Term Life Insurance
· What is term life insurance?
Term life insurance charges a fixed monthly premium over the life of the policy, for a fixed death benefit should the policyholder die during the term. It is not meant to cover someone until they die but rather provides protection against sudden income loss or ongoing debt, like a mortgage, in increments of 5 to 10 years. Usually, providers offer terms of 5, 10, 15, 20, or sometimes as much as 30 years. The “set it and forget it” system of fixed premiums and fixed death benefit make it ideal to budget with, providing an efficient safety net for a relatively small amount each month.
Term life insurance is not suited for those who seek more flexible financial bonuses with their life insurance policy. Generally, term life plans award only death benefits and do not accrue money or otherwise allow policyholders to take advantage of the policy’s cash value.
Whole Life Insurance
· What is whole life insurance?
Whole life insurance is different from term life in that it covers the policyholder for their entire life, pays out to a specified beneficiary when the policyholder dies and accrues extra cash value over time. Premiums for whole life plans are fixed, are based on the age of the applicant at the time the policy is opened, and are usually higher than term life premiums due to policyholder coverage for a longer period of time. The advantages that come along with whole life insurance are well-suited to the needs someone may experience over a long life. A primary feature of whole life policies is the ability to benefit financially. Many established providers pay dividends that are a nice yearly bonus based on performance, and policyholders can employ the cash value of their policy in several ways that help them deal with financial or medical needs that may arise.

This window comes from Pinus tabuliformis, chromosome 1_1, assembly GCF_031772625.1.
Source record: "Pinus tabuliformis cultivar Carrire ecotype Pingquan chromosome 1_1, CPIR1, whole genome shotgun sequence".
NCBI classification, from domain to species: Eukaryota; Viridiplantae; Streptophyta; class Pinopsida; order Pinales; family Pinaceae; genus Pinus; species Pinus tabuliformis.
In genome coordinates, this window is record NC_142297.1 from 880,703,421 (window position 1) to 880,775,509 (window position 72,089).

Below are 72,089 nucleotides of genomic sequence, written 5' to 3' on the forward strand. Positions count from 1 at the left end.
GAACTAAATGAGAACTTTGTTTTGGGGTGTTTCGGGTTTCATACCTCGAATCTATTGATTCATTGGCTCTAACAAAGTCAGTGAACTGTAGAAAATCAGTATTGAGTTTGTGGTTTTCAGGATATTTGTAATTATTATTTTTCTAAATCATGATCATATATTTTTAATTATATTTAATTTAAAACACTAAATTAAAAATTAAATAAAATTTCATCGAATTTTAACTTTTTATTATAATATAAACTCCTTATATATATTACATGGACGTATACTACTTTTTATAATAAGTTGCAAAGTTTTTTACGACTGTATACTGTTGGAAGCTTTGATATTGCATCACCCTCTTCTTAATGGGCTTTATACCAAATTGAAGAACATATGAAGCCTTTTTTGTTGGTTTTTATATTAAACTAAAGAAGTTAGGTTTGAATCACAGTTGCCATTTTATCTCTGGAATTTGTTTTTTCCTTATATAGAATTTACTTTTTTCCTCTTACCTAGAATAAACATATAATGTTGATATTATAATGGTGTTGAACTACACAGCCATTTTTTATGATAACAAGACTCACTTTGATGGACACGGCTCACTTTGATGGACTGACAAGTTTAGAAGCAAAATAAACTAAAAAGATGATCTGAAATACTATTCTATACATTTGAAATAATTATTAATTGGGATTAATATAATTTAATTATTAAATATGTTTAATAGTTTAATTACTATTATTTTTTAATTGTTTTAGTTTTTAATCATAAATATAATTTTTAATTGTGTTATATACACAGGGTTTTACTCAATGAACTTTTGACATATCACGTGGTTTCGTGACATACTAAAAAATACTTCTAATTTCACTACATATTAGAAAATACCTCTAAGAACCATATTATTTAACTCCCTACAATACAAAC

Universal Life Insurance
· What is universal life insurance?
While whole life insurance covers the policyholder for their entire life, universal life does the same but with different financial incentives. Whole life policies offer a level rate and steady cash value gain while universal life gives the ability to flexibly adjust the premium and death benefit balance, invest premiums along with the policy’s cash value, and save money in a variety of unique ways.
Premiums can be adjusted upwards to increase the death benefit at will, and can also exceed the minimum amount to add to the cash value of the policy in an intentional manner. If the premiums are covered every month, either through payment or by returns on smart investments, the policy stays in effect and keeps growing.
The biggest benefit comes by way of allowing policyholders to use this cash value. The uses may include borrowing funds with the policy as collateral, withdrawing cash, paying for medical treatment, specifically stipulating how death benefits are paid to beneficiaries, and the ability to pay ongoing premiums with returns.
This might be a particularly attractive strategy for younger people seeking out universal policies since they have usually not had a very long investing track record. Many universal life policies allow policyholders to invest their premiums and excess cash value as they see fit. Young couples without other investments are well-served by the ability to flexibly add to their premiums considering the prospect of earning higher returns.